Happy New Year, Everyone!
Do you make New Year’s resolutions? I don’t really. But what I often do is to reflect on one or two things I want to do differently. I guess that’s a resolution… This year, I hope to adjust my reaction to the frequency of changes that I expect will occur during the year.
Now, I’m open to change, and I sometimes seek it out. But the older I get, the more comfortable I have become with the way things are, even when change could yield new opportunities or enrich my life in new and different ways. Change is scary. It is uncomfortable. It is risky. Sometimes the pace of change is too fast or too many things are changing at once. It could feel overwhelming or it may not turn out the way I envisioned. So, this year I plan to get out of my head and leverage my coach and mentor more to gain different perspectives on the transformations that will occur.
Individuals aren’t the only ones that experience change. Organizations, like our church, do as well. We have a new minister. We have a new church administrator. We are attracting new and different people to our church – by the way, membership has recently topped the 500 threshold, putting us in the category of a “large” church – and this may trigger other changes. None of our changes will be easy. They will require us to be open and patient. But change will be necessary if we are to achieve our strategic goals.
As we transform, I believe we will need to talk to each other more in order to hear, understand, and appreciate each other’s perspectives. I would like the folks who like announcements during worship services to hear the perspectives of those who do not; those who think we should sell the church building and those who think we should keep it; those who want children during worship services and those who do not; those who think we are doing the right amount of social justice, or think we should be doing much more, and those who think we are doing too much. These are a few examples of our polarizing topics.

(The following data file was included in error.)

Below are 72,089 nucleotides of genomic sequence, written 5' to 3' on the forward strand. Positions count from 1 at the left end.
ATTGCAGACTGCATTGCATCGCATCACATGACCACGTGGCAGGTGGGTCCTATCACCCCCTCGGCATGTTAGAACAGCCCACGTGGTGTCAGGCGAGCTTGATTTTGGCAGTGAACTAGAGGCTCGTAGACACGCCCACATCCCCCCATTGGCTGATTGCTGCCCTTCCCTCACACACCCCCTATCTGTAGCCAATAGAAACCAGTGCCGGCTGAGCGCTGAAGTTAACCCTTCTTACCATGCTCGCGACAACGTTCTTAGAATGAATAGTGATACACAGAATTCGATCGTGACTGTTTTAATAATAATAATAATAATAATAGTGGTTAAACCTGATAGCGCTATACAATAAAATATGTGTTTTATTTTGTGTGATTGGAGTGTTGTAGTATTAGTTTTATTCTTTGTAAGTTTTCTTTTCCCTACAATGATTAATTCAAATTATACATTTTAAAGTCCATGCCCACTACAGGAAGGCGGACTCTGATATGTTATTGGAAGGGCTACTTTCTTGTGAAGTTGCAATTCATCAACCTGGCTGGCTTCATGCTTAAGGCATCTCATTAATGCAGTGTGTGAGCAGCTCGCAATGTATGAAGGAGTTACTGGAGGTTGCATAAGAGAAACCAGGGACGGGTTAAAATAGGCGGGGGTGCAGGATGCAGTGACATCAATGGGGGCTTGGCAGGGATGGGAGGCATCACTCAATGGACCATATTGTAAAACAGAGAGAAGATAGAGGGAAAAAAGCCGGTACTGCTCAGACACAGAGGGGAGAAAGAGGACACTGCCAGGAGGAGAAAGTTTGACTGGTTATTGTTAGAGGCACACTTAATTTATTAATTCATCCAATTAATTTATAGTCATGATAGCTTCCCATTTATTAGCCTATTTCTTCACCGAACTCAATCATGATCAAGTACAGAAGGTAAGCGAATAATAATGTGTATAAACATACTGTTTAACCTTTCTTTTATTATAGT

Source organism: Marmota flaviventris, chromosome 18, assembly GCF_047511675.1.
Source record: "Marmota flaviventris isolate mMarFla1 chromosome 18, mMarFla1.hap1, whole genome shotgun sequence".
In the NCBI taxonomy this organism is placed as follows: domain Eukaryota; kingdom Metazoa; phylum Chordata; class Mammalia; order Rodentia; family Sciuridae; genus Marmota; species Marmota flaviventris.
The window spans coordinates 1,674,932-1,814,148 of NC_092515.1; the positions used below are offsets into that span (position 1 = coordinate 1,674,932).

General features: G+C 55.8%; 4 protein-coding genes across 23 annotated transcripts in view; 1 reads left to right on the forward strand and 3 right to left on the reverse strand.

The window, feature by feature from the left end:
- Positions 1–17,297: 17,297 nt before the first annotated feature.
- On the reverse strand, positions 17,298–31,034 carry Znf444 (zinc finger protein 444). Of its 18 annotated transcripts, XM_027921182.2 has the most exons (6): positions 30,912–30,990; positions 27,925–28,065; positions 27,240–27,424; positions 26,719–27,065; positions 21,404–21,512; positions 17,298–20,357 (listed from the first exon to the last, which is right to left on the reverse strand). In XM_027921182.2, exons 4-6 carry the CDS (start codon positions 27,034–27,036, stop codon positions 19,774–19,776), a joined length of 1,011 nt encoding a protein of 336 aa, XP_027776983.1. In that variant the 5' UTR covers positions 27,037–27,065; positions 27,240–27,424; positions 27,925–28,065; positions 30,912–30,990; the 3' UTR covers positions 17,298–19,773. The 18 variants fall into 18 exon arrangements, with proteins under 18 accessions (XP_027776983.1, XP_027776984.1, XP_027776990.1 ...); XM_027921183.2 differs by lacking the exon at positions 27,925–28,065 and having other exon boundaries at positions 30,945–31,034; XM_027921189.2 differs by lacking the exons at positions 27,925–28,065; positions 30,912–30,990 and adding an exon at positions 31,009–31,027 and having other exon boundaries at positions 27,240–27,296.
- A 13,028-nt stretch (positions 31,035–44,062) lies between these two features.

I plan to work with the UUA and District leaders to introduce the concept of “polarity mapping.” It is a tool for viewing solutions to problems and disagreements in a “both/and” rather than an “either/or” way.
And now for a few updates:
• The parking lot is almost complete. The final paving will take place in the spring. We continue to make progress on our parking lot lighting project.
• We got a lot of positive feedback about hosting the Providence Athenaeum’s program in December and we plan to do something similar with the Epic Theatre in the spring.
• We were unable to complete work on the Atrium glass wall this fall. That work will be completed in the spring.
• Later this month, there will be a Communications Summit to review the what, how, and why we communicate to you.
Happy 2019! It will be a busy year for the church and the start of some new journeys.
John Simmonds President